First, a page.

Once the connector and the slider have been attached, this assembly is connected to a suspension, thereby forming a head gimbal assembly which is used in the manufacture of various drives. A plurality of these head gimbal assemblies are connected together by a comb. A Z-axis adhesive is then used to attach each of the connector cables extending from each Head Gimbal Assembly to a flex actuator cable, thereby forming a head stack assembly.
An object of the present invention is to provide an economical method for attaching a connector to a slider and for attaching a connector to an actuator cable.
Another object of the present invention is to provide drainage of static discharge from HGAs when necessary.
A further object of the present invention is to provide a method to simplify the steps necessary to attach a connector to a slider and an actuator cable.
FIG. 1 shows a Head Gimbal Assembly connected to a flex actuator cable.
FIGS. 2a-c show a top, side, and plan views of a slider.
FIG. 3 shows a plan view of a slider with additional detail for the connection pads.
FIG. 4 is a diagram illustrating the steps for manufacturing a Head Gimbal Assembly.
FIG. 5 shows a perspective view of a tool block used to assemble a connector and a slider.
FIG. 6 shows a connector and a slider placed in a tool block.
FIG. 7 shows a connector being bonded to a slider.
FIG. 8 shows a Z-axis connection before bonding.
FIG. 9 shows a Z-axis connection after bonding.
FIG. 10 shows a connector attached to a slider.
FIG. 11 shows a completed Head Gimbal Assembly on a tool block.
FIG. 12 shows a connector attached to an actuator flex cable.
FIG. 13 shows a shows a side view of a Head Stack Assembly.
FIG. 14 shows connections pads for an actuator flex cable with a layer of Z-axis adhesive film on top of the connection pads.
FIG. 1 shows a Head Gimbal Assembly ("HGA") 10 mounted in a comb or E-block 11 attached to an actuator flex cable 12. The HGA 10 comprises a slider 14, a suspension 16, and a connector cable 18. The connector cable 18 comprises a flexible substrate 61, such as a plastic film, with a plurality of conductive lines or conductive leads 64. The connector cable 18 is attached to the slider 14 and to the actuator flex cable 12. The connector cable 18 provides electrical connection between the slider 14 and the flex actuator cable 12 through the leads 64. The present invention provides an efficient and economical method for attaching connector cables 18 to magnetic head assemblies or sliders 14 to manufacture a variety of products such as hard disk drives, floppy disk drives, tape drives, and optical head assemblies to make CD ROM drives (see FIG. 1 where the actuator flex cable 12 which is attached to the HGA 10 is connected to a hard file connector 13 for manufacturing a hard disk drive). In particular, as will be described in greater detail, a Z-axis adhesive is used to attach the connector cable 18 to the slider 14 and the actuator flex cable 12. This attachment allows electricity to be conducted through the thickness of the Z-axis adhesive and not within the plane of the Z-axis adhesive.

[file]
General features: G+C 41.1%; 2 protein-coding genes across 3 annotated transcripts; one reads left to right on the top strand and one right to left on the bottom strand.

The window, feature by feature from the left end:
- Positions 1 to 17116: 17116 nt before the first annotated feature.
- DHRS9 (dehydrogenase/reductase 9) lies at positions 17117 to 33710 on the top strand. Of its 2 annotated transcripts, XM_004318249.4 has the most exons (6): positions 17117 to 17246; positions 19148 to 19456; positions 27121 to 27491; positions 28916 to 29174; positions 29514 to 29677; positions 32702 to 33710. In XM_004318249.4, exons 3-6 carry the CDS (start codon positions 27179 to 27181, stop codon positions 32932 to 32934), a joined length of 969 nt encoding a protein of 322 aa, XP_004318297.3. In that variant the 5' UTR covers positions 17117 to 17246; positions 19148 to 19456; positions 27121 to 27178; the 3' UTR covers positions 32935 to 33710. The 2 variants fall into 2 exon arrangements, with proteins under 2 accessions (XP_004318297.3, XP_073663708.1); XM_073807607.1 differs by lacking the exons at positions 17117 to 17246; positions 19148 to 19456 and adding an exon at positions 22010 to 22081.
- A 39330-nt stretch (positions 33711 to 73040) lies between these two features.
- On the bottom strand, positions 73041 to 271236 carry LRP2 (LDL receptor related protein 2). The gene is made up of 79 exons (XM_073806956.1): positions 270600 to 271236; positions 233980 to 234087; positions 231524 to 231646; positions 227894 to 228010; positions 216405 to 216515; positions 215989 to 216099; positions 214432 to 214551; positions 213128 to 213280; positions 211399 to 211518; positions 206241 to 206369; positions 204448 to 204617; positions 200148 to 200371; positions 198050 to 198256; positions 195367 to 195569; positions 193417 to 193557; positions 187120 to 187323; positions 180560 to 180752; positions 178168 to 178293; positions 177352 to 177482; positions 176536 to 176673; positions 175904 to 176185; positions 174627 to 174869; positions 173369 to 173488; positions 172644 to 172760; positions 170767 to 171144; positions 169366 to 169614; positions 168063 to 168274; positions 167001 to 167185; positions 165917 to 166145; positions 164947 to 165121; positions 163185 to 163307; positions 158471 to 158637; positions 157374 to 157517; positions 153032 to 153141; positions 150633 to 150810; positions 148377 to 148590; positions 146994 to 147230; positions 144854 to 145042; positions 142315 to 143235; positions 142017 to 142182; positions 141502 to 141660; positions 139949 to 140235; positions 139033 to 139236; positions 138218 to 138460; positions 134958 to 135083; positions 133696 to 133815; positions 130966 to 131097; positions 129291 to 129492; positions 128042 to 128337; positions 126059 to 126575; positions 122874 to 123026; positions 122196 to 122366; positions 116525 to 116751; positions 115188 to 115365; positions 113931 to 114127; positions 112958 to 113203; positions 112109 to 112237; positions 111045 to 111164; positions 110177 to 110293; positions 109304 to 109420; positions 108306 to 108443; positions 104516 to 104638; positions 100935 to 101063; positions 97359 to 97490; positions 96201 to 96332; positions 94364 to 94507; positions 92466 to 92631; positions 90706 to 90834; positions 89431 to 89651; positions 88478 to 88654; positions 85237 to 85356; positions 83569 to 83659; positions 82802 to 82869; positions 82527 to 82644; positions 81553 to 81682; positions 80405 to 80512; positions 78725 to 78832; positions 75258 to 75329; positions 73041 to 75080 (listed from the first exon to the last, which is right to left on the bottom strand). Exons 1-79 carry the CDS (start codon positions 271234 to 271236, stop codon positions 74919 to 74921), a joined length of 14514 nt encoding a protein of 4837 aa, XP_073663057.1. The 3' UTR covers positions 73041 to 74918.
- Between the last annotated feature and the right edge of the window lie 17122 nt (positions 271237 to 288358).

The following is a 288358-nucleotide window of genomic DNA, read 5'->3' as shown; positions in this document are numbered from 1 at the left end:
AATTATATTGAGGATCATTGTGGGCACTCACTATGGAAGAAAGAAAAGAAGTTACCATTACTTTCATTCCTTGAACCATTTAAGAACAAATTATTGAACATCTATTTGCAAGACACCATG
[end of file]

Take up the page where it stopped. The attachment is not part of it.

As will be described later, a Head Stack Assembly which comprises a plurality of HGAs 10 is formed by attaching each of the connector cables 18 of each of the HGAs 10 to an actuator flex cable 12. The Z-axis adhesive is used to attach each of the leads 64 in connector cables 18 from each of the HGAs 10 to a corresponding connector pad on the flex actuator cable 12. This use of the Z-axis adhesive reduces the labor intensive operation of carefully attaching each lead connector cable 18 to the appropriate connector pad on the actuator flex cable 12.
FIGS. 2a-2c and 3 show a top, side, and plan view of a slider 14. As described previously, a slider 14 is a rectangular block of some durable material, with some rails or other raised details that create an air bearing between the slider 14 and magnetic disk when the slider 14 is moved at a high relative velocity over a disk. The slider 14 has some electromagnetic structure on or near the rear surface of the slider body, which performs the writing and reading of magnetic information to and from the disk. The slider material can be a tough non-magnetic material such as the tungsten carbide, which is used in most inductive sliders and magneto resistive ("MR") thin film sliders, or the less durable, but magnetic, ferrites, which is used in all of the older ferrite coil-wound magnetic sliders.
Typical size and details of an MR 50% (or `nano`) slider 14 are shown in FIGS. 2a-2c. As can be seen, the 50% slider is 1.6 by 2.0 by 0.425 mm in size. The slider 14 has a suspension bonding surface 68 (see FIG. 10) where the suspension 16 will be attached to the slider 14. Furthermore, as shown in FIGS. 2a-2c and 3, the rear of the slider 14 has electrical connection pads 22 and a read/write sensor 24. As will be described in detail the flex connector cable 18 is attached to the slider 14 at the electrical connection pads 22, and the read/write sensor 24 is used to retrieve and manipulate data on the storage device (e.g., disk drive magnetic surface). Although FIGS. 2a-2c and 3 show four connection pads 22, the number of connection pads 22 may be varied. Furthermore, while "nano" sliders are currently being used, the present invention may also be practiced with pico-sliders which are smaller than the nano sliders.
Manufacturing Process for Assembling an HGA
A. General Overview